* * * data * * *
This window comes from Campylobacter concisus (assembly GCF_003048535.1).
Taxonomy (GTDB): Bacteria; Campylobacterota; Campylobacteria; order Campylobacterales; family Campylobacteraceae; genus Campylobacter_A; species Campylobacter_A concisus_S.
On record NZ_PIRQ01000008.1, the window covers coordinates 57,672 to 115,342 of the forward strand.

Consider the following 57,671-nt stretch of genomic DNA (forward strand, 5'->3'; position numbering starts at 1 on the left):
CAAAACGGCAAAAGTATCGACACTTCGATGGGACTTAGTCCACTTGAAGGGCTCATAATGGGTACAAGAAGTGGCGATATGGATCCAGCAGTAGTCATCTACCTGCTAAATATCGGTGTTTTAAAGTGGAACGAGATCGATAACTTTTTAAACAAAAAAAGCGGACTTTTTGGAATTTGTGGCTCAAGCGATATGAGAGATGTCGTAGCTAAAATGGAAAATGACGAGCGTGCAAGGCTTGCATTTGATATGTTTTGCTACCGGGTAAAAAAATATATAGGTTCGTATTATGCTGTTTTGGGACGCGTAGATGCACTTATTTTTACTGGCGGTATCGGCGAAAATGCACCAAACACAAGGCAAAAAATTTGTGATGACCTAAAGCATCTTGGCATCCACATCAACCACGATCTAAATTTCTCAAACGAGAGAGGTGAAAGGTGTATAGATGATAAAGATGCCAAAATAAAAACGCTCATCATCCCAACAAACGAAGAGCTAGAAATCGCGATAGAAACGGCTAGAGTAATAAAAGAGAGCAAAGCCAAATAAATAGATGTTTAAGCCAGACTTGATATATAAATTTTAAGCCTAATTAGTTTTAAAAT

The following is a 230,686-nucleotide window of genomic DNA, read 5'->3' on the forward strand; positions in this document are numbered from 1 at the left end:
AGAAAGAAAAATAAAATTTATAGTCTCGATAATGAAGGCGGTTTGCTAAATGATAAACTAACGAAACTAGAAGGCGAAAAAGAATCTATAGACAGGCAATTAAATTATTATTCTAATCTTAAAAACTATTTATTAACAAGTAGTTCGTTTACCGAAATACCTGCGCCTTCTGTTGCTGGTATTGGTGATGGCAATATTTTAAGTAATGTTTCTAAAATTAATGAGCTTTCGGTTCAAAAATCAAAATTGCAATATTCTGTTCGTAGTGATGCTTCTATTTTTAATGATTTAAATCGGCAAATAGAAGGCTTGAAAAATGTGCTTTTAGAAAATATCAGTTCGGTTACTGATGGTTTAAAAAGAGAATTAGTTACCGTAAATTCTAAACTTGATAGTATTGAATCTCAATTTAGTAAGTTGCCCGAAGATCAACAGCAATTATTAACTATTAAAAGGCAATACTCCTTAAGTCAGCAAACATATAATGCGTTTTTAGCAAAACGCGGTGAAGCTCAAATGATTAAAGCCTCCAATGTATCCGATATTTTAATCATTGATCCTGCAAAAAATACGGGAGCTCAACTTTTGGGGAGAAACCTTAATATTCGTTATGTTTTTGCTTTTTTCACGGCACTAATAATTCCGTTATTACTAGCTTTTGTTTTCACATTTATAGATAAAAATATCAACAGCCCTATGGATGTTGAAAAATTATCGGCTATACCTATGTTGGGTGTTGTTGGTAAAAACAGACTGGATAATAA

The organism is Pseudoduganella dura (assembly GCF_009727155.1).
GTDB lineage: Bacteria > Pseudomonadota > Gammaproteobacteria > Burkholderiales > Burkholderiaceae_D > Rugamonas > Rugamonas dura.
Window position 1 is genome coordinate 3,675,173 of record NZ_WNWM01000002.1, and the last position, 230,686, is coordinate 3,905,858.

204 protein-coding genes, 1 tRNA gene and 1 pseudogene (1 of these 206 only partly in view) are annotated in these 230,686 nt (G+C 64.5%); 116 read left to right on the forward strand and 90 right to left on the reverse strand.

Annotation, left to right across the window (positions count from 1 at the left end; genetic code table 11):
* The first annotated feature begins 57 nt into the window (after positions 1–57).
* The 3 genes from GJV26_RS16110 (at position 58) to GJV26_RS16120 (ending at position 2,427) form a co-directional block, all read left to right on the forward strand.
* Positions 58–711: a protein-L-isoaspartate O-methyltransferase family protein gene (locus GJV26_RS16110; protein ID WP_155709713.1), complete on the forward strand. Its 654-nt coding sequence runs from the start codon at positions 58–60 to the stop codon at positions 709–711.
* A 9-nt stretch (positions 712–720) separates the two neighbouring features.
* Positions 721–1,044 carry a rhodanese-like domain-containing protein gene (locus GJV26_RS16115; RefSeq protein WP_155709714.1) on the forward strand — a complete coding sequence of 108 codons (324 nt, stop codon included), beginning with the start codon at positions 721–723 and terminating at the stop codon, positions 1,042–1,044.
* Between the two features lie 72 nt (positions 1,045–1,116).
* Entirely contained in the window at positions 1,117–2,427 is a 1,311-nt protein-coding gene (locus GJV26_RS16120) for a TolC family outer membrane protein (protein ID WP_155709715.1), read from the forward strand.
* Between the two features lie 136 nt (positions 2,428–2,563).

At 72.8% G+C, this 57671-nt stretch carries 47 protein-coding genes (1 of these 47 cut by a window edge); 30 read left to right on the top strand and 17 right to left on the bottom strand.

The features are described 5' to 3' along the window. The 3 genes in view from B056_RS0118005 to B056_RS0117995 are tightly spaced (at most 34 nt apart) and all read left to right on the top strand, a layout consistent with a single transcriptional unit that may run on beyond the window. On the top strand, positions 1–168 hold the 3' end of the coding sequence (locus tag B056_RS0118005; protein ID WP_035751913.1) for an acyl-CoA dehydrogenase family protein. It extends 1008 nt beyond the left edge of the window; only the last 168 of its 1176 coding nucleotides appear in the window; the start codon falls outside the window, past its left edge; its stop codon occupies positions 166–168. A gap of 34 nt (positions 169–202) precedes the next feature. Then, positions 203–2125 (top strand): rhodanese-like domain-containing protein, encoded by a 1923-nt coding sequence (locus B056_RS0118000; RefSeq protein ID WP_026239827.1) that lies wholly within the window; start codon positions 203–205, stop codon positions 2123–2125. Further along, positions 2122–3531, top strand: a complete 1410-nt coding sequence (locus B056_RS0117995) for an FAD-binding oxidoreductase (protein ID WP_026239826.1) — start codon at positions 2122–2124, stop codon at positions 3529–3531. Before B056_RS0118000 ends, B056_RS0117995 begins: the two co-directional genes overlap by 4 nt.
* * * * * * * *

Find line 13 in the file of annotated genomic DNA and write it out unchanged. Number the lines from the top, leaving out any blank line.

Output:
* The first annotated feature begins 57 nt into the window (after positions 1–57).